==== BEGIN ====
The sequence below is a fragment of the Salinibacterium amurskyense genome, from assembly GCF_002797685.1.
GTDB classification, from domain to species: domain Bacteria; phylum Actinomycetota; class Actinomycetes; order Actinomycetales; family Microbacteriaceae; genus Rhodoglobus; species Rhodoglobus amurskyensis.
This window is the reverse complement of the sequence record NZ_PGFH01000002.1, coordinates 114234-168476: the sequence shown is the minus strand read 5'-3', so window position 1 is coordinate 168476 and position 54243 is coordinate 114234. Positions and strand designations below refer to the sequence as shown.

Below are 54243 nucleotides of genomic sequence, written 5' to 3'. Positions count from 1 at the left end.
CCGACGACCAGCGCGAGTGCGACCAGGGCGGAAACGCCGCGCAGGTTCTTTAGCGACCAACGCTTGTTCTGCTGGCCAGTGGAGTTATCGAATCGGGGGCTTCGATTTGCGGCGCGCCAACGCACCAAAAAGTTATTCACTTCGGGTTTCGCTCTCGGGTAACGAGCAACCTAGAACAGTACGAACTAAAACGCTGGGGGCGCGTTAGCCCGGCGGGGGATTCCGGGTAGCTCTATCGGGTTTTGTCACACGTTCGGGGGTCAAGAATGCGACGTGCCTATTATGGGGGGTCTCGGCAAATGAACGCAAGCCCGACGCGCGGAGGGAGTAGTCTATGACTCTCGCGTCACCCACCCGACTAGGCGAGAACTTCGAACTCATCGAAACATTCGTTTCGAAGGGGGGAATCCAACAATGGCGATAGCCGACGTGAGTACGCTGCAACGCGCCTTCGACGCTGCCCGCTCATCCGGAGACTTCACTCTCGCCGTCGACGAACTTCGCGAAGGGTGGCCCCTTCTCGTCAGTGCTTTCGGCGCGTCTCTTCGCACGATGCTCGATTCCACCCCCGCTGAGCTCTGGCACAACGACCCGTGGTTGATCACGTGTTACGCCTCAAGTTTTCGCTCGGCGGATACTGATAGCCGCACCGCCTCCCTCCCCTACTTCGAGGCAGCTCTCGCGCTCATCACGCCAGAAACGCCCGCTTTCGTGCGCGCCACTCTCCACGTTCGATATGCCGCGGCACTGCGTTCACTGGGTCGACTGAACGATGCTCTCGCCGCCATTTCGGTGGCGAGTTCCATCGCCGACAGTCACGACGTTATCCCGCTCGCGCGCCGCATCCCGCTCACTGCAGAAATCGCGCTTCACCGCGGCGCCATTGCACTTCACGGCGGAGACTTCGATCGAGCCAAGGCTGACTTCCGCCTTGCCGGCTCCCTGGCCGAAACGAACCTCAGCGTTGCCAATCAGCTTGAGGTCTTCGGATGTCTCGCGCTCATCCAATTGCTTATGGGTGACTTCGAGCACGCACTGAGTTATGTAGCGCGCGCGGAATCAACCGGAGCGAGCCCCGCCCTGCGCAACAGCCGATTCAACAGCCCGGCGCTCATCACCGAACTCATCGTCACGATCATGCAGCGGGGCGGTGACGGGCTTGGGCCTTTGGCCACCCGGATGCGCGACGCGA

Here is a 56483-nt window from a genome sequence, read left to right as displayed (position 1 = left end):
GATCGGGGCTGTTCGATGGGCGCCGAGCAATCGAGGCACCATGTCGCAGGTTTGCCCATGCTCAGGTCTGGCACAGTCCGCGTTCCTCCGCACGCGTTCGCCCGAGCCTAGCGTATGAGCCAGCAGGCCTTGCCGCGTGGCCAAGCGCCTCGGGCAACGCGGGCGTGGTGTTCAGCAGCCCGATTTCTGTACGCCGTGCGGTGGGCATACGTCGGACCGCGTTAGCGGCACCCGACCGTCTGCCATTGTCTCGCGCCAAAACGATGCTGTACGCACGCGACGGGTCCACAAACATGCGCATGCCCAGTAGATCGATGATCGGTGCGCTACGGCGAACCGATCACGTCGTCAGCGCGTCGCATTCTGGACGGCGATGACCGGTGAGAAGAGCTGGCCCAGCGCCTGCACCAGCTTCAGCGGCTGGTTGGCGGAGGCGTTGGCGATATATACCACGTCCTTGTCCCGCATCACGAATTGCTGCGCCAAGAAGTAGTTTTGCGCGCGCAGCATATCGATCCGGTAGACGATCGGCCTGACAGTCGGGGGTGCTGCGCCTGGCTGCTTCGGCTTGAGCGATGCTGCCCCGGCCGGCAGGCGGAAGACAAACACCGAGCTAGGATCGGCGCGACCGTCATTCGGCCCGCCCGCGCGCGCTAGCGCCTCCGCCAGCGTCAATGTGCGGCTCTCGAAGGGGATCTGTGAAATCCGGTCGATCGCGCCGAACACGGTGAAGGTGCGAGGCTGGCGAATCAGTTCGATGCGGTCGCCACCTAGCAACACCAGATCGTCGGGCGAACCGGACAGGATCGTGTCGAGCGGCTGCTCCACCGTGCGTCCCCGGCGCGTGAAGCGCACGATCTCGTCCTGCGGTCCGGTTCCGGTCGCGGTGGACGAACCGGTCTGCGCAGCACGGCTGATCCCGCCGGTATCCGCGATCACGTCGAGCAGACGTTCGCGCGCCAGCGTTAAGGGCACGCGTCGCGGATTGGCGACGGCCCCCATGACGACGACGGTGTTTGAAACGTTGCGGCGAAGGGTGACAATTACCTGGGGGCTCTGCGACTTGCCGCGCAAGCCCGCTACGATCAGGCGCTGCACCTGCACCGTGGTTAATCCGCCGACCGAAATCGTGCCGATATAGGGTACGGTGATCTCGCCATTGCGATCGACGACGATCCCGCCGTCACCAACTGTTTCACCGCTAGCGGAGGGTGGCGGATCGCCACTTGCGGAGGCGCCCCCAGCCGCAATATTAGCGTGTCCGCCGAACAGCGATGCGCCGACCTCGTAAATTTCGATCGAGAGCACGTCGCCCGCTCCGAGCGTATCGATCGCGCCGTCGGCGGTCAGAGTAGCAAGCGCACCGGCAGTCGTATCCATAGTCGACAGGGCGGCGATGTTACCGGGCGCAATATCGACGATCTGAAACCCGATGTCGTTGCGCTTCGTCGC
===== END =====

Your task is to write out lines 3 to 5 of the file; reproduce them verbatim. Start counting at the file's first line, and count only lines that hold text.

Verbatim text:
This window is the reverse complement of the sequence record NZ_PGFH01000002.1, coordinates 114234-168476: the sequence shown is the minus strand read 5'-3', so window position 1 is coordinate 168476 and position 54243 is coordinate 114234. Positions and strand designations below refer to the sequence as shown.

Below are 54243 nucleotides of genomic sequence, written 5' to 3'. Positions count from 1 at the left end.
CCGACGACCAGCGCGAGTGCGACCAGGGCGGAAACGCCGCGCAGGTTCTTTAGCGACCAACGCTTGTTCTGCTGGCCAGTGGAGTTATCGAATCGGGGGCTTCGATTTGCGGCGCGCCAACGCACCAAAAAGTTATTCACTTCGGGTTTCGCTCTCGGGTAACGAGCAACCTAGAACAGTACGAACTAAAACGCTGGGGGCGCGTTAGCCCGGCGGGGGATTCCGGGTAGCTCTATCGGGTTTTGTCACACGTTCGGGGGTCAAGAATGCGACGTGCCTATTATGGGGGGTCTCGGCAAATGAACGCAAGCCCGACGCGCGGAGGGAGTAGTCTATGACTCTCGCGTCACCCACCCGACTAGGCGAGAACTTCGAACTCATCGAAACATTCGTTTCGAAGGGGGGAATCCAACAATGGCGATAGCCGACGTGAGTACGCTGCAACGCGCCTTCGACGCTGCCCGCTCATCCGGAGACTTCACTCTCGCCGTCGACGAACTTCGCGAAGGGTGGCCCCTTCTCGTCAGTGCTTTCGGCGCGTCTCTTCGCACGATGCTCGATTCCACCCCCGCTGAGCTCTGGCACAACGACCCGTGGTTGATCACGTGTTACGCCTCAAGTTTTCGCTCGGCGGATACTGATAGCCGCACCGCCTCCCTCCCCTACTTCGAGGCAGCTCTCGCGCTCATCACGCCAGAAACGCCCGCTTTCGTGCGCGCCACTCTCCACGTTCGATATGCCGCGGCACTGCGTTCACTGGGTCGACTGAACGATGCTCTCGCCGCCATTTCGGTGGCGAGTTCCATCGCCGACAGTCACGACGTTATCCCGCTCGCGCGCCGCATCCCGCTCACTGCAGAAATCGCGCTTCACCGCGGCGCCATTGCACTTCACGGCGGAGACTTCGATCGAGCCAAGGCTGACTTCCGCCTTGCCGGCTCCCTGGCCGAAACGAACCTCAGCGTTGCCAATCAGCTTGAGGTCTTCGGATGTCTCGCGCTCATCCAATTGCTTATGGGTGACTTCGAGCACGCACTGAGTTATGTAGCGCGCGCGGAATCAACCGGAGCGAGCCCCGCCCTGCGCAACAGCCGATTCAACAGCCCGGCGCTCATCACCGAACTCATCGTCACGATCATGCAGCGGGGCGGTGACGGGCTTGGGCCTTTGGCCACCCGGATGCGCGACGCGA